Again, the Sibling Lawyer believes he has a Case, but hasn't presented it for me to comment on.

As I understand the circumstances the land was used as a pig farm and in a state of neglect. The assessed value may have been affected prior to the investigation. Any possible compensation can only be to the extent of the physical damages caused, not the loss of value due to the fact is was a murder scene and subsequent damages caused by an investigation.

That's a given ...

If this land generated income to all owners then the criminal actions of the owner generating the income causing a loss to the others cannot be made a liability to any other party.

Loss of Income might be another Issue, perhaps another Party will be found liable for that.

If the crown holds legal title to a portion of the property due to taxes or other liens then the crown should not have any responsibility for damages caused by other events.

Tax Debts is another Issue with the municipal Gov't, ie. nothing to do with the Crown messing up the Land. Liens have nothing to do with Ownership. They merely prevent the Property of being disposed without being compensated for the Amount of the Lien. A Judgement would be required before the Lien Holder could sell it.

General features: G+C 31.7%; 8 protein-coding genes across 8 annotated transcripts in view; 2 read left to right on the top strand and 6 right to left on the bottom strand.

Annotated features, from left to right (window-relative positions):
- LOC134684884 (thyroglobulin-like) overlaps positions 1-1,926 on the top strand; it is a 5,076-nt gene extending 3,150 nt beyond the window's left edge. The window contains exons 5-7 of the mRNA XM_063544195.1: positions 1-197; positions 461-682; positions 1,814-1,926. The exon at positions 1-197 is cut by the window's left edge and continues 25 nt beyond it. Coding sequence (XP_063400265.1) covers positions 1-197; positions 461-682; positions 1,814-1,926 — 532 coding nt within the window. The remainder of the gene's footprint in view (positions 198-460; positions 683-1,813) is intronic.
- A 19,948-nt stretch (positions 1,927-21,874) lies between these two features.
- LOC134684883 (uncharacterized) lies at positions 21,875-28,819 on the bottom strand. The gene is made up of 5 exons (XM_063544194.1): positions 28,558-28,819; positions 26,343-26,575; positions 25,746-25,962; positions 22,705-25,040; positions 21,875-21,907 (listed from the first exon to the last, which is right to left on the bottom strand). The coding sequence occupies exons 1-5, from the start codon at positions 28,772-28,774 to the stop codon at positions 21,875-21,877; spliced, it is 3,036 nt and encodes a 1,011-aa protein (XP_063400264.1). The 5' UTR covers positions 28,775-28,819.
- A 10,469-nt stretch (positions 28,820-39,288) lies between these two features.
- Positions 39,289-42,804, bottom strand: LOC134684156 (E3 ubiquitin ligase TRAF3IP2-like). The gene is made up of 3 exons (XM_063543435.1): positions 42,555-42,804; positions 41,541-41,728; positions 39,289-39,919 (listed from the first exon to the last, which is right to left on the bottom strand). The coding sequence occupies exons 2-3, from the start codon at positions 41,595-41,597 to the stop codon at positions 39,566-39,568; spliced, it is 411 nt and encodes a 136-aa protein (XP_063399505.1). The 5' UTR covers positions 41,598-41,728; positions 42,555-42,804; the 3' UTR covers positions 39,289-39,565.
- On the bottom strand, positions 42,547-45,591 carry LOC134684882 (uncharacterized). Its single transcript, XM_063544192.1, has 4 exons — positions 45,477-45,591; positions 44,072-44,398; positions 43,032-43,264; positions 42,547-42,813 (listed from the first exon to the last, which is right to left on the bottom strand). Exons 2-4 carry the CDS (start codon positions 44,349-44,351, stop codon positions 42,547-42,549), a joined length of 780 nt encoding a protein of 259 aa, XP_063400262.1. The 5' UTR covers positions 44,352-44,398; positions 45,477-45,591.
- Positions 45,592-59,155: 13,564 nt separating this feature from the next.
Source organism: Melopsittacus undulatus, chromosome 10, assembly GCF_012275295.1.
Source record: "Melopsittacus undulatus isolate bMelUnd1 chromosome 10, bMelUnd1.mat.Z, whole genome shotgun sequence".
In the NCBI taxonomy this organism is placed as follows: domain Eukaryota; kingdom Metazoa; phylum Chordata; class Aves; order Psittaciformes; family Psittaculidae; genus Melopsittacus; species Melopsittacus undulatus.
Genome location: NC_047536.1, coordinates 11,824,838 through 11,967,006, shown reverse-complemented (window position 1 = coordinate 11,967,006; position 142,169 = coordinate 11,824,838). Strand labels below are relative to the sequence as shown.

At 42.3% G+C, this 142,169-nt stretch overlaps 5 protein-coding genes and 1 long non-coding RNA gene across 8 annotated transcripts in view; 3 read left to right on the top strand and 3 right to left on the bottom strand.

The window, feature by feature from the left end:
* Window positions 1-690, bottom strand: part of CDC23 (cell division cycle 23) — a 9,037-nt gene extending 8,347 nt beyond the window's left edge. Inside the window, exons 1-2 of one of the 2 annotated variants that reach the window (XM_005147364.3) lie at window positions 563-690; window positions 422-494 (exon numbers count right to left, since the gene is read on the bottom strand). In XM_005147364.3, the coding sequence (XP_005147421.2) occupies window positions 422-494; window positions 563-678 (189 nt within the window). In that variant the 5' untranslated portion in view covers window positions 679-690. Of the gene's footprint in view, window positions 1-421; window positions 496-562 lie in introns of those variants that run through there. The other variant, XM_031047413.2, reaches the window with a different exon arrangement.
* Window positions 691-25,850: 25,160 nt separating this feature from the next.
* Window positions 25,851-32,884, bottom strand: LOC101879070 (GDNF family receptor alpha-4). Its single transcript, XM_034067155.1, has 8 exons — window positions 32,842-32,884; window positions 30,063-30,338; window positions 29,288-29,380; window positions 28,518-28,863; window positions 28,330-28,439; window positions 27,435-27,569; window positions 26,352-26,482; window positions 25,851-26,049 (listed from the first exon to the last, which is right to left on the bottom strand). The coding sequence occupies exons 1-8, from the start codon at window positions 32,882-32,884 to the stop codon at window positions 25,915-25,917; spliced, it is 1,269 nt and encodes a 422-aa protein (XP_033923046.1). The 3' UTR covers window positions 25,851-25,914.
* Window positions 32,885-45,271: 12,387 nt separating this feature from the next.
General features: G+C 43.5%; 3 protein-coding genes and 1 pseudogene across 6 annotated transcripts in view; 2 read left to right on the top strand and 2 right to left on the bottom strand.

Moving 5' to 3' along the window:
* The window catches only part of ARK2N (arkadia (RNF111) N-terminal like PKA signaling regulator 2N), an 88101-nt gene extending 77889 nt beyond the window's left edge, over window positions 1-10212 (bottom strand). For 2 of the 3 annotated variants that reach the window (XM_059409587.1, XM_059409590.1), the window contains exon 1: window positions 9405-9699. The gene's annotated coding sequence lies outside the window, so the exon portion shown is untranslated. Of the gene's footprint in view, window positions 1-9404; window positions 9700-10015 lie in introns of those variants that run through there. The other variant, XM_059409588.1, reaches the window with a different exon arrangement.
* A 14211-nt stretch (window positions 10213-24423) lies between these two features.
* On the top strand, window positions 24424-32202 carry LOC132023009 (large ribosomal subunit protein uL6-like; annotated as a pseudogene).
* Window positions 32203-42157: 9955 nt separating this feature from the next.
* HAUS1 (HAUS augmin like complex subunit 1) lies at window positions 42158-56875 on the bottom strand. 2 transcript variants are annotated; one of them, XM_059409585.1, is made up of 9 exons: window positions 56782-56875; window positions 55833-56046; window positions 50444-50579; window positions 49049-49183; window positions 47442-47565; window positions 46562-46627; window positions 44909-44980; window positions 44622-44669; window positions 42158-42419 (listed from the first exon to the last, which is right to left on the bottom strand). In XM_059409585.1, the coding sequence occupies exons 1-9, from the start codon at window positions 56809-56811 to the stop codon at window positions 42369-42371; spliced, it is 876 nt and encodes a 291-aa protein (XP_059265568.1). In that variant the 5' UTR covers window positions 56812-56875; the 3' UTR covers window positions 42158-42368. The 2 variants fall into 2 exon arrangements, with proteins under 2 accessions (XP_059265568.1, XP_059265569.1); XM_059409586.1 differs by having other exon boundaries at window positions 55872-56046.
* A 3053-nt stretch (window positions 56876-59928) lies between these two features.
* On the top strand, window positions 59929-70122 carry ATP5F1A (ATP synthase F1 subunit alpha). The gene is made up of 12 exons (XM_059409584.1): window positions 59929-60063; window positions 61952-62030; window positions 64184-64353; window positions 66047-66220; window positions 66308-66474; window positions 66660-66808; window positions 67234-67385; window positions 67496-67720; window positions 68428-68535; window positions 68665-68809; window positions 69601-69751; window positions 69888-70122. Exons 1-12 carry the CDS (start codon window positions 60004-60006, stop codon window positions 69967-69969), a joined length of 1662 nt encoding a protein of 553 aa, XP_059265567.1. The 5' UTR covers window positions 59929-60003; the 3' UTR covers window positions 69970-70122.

A Lien is not a collectible Debt. It forces the Property Owner to pay the Lien Holder should he decide to sell it. Nothing more.

Until a transfer of title (sale) is completed they have no claim.

No Title Transfer is possible without the Consent of the Pickton Twins.

remember Clifford Olsen.. he killed a bunch of kids.. and we paid him to find the bodies.. nice his wife made $100,000.00 off of that..

Completely disrelated Issue.

Suddenly - the 'potential' value of the Pickton property is up to $4million. This is largely due to the area that it's in now being prime development land - irrespective of its gruesome history.

It was re-zoned.

The best thing is that it goes through a lengthly legal wrankling, that which might last for 0-40 years, that way, the current owners will be decesased.

I believe that will likely be the Scenario, but I doubt it will exceed 10 Years after the Robert Pickton Appeal/Second Trial has been completed.

Let the province buyout the remaining interests for the amount argued.

I agree. Let them buy out the Pickton Twins, then be done with it.
 Mountain Lion 1
Joined: 10/25/2006
Msg: 44
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Picton family suing the government
Posted: 2/16/2009 9:00:46 AM
^^^^ thanks ticket

still a lot of things in the claim unclear and it would appear a buyout may be the fastest way to settle the matter.